When Wendy Grew Up

 

Nearly four years ago, I created an image I called “Peter’s Epilogue” which, at least to me, depicted a grown up Peter Pan looking at dozens of red balloons drifting up into the sky, and two stars shining amongst them. The two stars represented the concept of Neverland (“second star to the right, and straight on till morning.”) and the balloons were a symbol of youth being let go - time to grow up - a prominent theme in Barrie’s play. For a long time, I used that image as my logo - it was fairly iconic and simple, which a good logo should be - but like most things, it got old and eventually I retired it. It was the first time I used the model with back to camera - something I have come to enjoy a lot and use often, as it allows the viewer to put any person in the scene they choose, or themselves for that matter. It also allows us to see what the character is seeing, and for me, a broader canvas to add story elements to. 

I decided to revisit this image, “Peter’s Epilogue,” and instead of updating it, which I may do someday, I thought it was time for Wendy Darling to have her own sequel image. What happened to Wendy, who, after all, was the real protagonist of the story - a girl on the brink of adulthood, already a mother in spirit to her siblings, and the Lost Boys in Neverland, but not wanting to grow up and become her father, who had no patience or affection for storytelling. I did not know this, but Barrie did revisit the Wendy character in a short play in 1908 called “When Wendy Grew Up - an Afterthought.” Apparently she had a daughter and Peter visited her as well and Wendy allowed Peter to take her daughter to Neverland - trusting that she would make the same decisions Wendy had years earlier.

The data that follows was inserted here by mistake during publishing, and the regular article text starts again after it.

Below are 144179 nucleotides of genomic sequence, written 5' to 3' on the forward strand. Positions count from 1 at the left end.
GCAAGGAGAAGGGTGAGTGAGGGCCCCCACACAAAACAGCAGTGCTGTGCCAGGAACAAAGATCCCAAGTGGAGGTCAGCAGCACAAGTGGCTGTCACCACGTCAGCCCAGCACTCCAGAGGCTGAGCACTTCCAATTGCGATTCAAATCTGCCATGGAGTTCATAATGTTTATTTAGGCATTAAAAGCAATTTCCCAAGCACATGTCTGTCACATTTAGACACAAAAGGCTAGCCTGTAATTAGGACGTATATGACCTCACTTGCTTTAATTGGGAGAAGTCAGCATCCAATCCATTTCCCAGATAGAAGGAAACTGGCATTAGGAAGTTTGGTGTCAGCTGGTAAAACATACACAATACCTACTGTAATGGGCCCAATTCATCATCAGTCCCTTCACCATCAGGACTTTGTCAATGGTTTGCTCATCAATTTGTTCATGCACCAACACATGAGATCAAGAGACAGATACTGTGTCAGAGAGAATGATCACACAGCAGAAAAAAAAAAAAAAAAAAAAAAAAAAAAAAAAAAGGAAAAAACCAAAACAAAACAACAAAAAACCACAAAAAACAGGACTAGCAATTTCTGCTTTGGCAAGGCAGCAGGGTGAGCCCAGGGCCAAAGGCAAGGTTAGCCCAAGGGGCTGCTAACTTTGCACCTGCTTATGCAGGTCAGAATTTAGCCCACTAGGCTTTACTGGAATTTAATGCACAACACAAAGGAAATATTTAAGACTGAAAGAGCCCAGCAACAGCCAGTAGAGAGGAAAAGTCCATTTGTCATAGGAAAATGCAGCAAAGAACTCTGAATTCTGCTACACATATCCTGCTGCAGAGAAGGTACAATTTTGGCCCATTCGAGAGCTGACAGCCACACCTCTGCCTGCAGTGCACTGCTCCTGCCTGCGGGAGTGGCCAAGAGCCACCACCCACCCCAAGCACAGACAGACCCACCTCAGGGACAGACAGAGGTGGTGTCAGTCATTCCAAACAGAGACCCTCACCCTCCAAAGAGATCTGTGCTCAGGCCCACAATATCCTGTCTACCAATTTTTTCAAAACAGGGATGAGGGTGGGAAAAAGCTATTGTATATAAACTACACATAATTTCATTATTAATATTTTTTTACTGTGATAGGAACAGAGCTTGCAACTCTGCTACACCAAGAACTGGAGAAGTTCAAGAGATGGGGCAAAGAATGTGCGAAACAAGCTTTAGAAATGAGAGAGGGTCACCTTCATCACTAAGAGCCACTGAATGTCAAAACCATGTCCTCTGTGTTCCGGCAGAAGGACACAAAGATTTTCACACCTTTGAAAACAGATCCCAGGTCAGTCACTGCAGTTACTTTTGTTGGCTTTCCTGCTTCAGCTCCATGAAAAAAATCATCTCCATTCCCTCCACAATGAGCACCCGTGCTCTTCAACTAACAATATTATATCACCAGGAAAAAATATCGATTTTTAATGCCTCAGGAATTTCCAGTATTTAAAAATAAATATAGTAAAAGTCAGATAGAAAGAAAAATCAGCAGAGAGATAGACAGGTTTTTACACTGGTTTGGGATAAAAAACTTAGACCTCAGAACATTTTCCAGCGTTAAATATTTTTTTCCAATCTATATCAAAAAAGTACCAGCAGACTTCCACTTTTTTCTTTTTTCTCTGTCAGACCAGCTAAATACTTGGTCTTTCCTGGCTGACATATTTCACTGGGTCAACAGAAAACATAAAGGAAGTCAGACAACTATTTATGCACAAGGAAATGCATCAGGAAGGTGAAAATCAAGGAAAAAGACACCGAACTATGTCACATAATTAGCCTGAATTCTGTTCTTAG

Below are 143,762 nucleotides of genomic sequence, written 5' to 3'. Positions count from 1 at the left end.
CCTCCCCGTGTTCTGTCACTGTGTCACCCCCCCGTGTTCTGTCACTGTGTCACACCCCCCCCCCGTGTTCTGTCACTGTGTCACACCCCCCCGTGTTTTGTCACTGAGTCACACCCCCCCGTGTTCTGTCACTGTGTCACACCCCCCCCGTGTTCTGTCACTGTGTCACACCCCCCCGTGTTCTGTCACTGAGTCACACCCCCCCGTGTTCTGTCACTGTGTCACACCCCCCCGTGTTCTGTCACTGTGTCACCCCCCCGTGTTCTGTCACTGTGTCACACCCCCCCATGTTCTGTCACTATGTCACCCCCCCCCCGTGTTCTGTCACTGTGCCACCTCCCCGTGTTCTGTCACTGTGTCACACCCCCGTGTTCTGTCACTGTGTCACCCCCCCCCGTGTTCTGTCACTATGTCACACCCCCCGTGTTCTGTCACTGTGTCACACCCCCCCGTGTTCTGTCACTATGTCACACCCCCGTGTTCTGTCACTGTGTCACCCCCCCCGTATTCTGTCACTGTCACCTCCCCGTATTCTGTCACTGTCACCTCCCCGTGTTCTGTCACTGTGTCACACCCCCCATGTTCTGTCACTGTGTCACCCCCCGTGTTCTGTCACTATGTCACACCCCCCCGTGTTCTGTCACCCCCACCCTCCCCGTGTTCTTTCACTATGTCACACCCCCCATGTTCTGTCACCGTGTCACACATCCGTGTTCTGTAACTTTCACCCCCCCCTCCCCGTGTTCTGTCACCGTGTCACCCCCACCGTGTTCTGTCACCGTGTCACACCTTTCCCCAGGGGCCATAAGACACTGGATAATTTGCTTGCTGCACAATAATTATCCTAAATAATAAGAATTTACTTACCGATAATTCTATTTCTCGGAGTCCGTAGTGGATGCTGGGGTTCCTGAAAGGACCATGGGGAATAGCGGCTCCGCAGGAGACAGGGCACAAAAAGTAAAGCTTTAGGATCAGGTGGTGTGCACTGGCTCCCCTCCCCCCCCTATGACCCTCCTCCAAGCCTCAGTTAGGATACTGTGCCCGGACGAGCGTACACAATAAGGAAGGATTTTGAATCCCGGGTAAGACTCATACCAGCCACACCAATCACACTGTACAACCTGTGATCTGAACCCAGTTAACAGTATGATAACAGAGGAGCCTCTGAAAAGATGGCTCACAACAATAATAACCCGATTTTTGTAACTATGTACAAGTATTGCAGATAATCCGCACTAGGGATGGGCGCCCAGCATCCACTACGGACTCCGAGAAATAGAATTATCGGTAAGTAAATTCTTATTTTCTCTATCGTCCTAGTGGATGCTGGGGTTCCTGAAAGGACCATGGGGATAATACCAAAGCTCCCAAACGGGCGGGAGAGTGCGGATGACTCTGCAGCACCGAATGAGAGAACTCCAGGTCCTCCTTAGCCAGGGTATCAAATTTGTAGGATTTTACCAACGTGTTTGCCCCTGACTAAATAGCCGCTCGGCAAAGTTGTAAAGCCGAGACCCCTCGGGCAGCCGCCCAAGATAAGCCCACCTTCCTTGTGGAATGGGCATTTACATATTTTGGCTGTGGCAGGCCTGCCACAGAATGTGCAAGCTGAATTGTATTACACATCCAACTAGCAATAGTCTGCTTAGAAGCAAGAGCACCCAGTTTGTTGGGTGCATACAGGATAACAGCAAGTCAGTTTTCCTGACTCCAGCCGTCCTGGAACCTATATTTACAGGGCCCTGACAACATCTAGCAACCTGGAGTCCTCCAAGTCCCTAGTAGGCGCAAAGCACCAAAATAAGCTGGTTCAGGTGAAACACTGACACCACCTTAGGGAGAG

No balloons this time. She is no longer letting go of youth. She has already  - and now she is watching worlds drift by. Perhaps they are the worlds of possibilities, of lives she might have lived - perhaps they are the representations of choices she might have made. All seems well, all is calm, maybe she is a wife and mother now in a rural home, far from London, far from the loud, clanging cities teeming with people. Maybe she is content, and maybe she is a little bored of her insulated life. Maybe she is dreaming of another world, another place. Maybe the girl she was is still inside her, dreaming of far off adventures, dreaming of Neverland again. In the sky, there are those same two stars, but they are fainter now, distant, and seemingly unreachable. Wendy isn’t flying anymore, she is very much earthbound. Perhaps she never really could and it was all in her mind, along with the fantastic tales she once told her younger brothers. 

Maybe all we need is the ability to look up into the sky and see something in our imaginations, to still be able to see possibilities. In that respect, as a middle-aged man now, I can attest that I have never fully grown up, and there is still very much a boy inside me creating fantastical worlds. That is why I create what you see here, and why I intend to do so for as long as possible, as long as I see those stars in the sky leading back to Neverland. 

Michael Bilotta

June 8, 2016